Heated debates have recently risen in Sacramento over whether installing security cameras in public locations will aid crime prevention or invade privacy.
A $614,694 grant from Homeland Security has made it possible for Sacramento to consider installing 32 security cameras throughout the city. In addition, the plan includes four mobile trailers with cameras to provide surveillance for large events and crowds.
Helicopters are already used to monitor large events such as New Year’s Eve, and replacing them with mobile trailers would be far more cost-effective, according to Sergeant Norm Leong of the Sacramento Police Department.
The Sacramento County American Civil Liberties Union voiced adamant objection to this proposal.
“We consider the cameras an intrusive invasion of privacy,” said Jim Updegraff, chair of the Sacramento County chapter of the ACLU. “There have been numerous studies of the effectiveness of surveillance cameras and studies in San Francisco, Calgary, Canada and London have shown they are ineffectual in reducing crimes.“
Nevertheless, on Sept. 29, the Sacramento City Council voted to accept the Homeland Security’s grant, provided that the Sacramento Police Department submits guidelines for the security cameras in response to the ACLU’s objections.
What Sacramento’s guidelines will entail is not yet clear. Even if the police department submits guidelines, Updegraff said the security cameras will still be unacceptable to the ACLU.
“The guidelines are supposed to alleviate the privacy issue,” said Updegraff. “I’m not sure how this can be done.“
The city already has some surveillance cameras set up in Del Paso Heights, and the Sacramento Police Department said they have been helpful.
“Surveillance cameras in residences and businesses are effective,” said Sergeant Norm Leong of the Sacramento Police Department. “We are able to solve crimes when we wouldn‘t have been able to otherwise.“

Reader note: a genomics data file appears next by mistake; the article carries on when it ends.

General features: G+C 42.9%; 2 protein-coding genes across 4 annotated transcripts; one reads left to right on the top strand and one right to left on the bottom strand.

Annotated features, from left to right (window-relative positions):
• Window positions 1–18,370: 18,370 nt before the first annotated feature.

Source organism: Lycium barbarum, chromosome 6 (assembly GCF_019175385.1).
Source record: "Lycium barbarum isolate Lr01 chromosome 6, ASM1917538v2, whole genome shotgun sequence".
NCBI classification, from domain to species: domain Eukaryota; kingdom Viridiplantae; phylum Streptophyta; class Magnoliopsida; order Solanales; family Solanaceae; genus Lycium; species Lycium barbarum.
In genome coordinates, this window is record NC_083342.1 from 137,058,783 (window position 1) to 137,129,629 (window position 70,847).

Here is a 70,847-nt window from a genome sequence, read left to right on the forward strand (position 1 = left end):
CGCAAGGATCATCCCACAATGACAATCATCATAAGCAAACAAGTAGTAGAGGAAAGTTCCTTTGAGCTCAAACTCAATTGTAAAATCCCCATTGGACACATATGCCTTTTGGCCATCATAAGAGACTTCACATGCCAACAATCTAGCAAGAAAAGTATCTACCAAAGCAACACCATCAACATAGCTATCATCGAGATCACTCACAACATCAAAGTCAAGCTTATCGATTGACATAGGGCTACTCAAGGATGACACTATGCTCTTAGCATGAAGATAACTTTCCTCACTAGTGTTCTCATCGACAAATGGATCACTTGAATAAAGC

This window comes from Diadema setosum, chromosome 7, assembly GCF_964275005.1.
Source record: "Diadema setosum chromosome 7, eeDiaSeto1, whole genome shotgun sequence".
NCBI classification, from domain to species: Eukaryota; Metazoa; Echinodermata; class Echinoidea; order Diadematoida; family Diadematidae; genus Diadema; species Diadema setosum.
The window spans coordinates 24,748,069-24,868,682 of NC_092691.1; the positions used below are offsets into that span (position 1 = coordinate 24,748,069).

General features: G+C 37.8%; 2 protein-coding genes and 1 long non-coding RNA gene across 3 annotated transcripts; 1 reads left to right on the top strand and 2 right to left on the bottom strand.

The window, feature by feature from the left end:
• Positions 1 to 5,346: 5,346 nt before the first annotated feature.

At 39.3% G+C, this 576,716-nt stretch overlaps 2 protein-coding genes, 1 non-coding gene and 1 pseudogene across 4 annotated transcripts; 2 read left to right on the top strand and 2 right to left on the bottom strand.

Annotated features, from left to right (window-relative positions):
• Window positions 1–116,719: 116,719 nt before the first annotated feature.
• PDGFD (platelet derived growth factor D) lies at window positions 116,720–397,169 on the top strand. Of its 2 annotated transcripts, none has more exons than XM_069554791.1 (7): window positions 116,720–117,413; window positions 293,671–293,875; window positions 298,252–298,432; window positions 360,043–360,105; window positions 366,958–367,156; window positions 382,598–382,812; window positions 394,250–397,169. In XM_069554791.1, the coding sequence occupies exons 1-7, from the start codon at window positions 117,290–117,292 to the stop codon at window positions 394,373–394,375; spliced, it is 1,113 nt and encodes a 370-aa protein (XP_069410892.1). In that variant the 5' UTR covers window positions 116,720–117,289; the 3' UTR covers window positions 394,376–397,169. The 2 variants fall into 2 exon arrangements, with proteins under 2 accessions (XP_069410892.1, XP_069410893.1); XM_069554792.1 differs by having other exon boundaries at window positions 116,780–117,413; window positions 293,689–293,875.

The ACLU said, however, that security cameras violate the basic human right to privacy and lend themselves to racial profiling.
“There is no evidence that has been presented by the city that indicates that these surveillance cameras will lower the crime rate here in Sacramento,” Updegraff told the Council.
Leong said that because many crimes are crimes of opportunity, people are less likely to commit crimes when they know cameras are present.
Sacramento Mayor Kevin J. Johnson agreed.
“Common sense tells us that there’s going to be a reduction in crime by criminals if they know they’re going to be monitored or have a chance to be filmed,” he said.
Johnson also asserted that city officials do not see the use of cameras as racial profiling, but as “criminal profiling.“
Leong stated that the Sacramento Police Department is cognizant of the concerns related to the security cameras.
“We are not monitoring peoples‘ homes,” he said. “This is geared towards main streets that are already open to the public. It’s not like we have someone sitting and monitoring the cameras. We will record footage and then go back and review it if a crime is committed.“
At this point, Davis residents do not have to worry about security cameras being installed in their city – whether they approve of them or not.
“The only cameras the city of Davis owns are used for traffic,” said Lieutenant Thomas Waltz of the Davis Police Department. “There is no plan to install any other cameras.“
SARAH HANSEL can be reached at firstname.lastname@example.org.